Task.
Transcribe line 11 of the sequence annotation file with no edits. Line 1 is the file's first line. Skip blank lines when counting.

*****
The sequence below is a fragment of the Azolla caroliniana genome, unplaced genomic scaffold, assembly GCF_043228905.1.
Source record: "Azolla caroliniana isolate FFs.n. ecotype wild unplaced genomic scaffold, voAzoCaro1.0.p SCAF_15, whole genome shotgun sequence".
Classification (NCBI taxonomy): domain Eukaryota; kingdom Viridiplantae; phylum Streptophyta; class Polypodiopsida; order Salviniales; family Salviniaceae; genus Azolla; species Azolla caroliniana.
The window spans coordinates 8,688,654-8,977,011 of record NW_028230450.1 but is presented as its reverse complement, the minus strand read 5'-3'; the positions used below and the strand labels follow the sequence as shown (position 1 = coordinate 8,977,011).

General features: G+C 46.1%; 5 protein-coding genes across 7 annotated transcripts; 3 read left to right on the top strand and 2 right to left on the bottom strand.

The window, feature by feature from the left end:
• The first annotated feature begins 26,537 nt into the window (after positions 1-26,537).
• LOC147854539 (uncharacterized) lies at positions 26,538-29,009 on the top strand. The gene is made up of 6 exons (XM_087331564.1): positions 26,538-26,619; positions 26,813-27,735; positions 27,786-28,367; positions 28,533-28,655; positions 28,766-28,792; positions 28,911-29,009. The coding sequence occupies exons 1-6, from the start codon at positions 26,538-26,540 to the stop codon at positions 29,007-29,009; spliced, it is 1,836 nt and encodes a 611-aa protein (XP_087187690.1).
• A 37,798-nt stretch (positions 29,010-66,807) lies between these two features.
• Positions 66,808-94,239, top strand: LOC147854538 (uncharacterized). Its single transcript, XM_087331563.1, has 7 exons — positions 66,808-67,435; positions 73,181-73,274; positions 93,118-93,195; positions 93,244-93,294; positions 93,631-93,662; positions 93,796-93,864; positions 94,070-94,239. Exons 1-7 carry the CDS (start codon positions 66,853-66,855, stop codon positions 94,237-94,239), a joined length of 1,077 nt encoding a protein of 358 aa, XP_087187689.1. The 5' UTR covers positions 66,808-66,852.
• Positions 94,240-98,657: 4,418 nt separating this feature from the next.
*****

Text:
• Positions 94,240-98,657: 4,418 nt separating this feature from the next.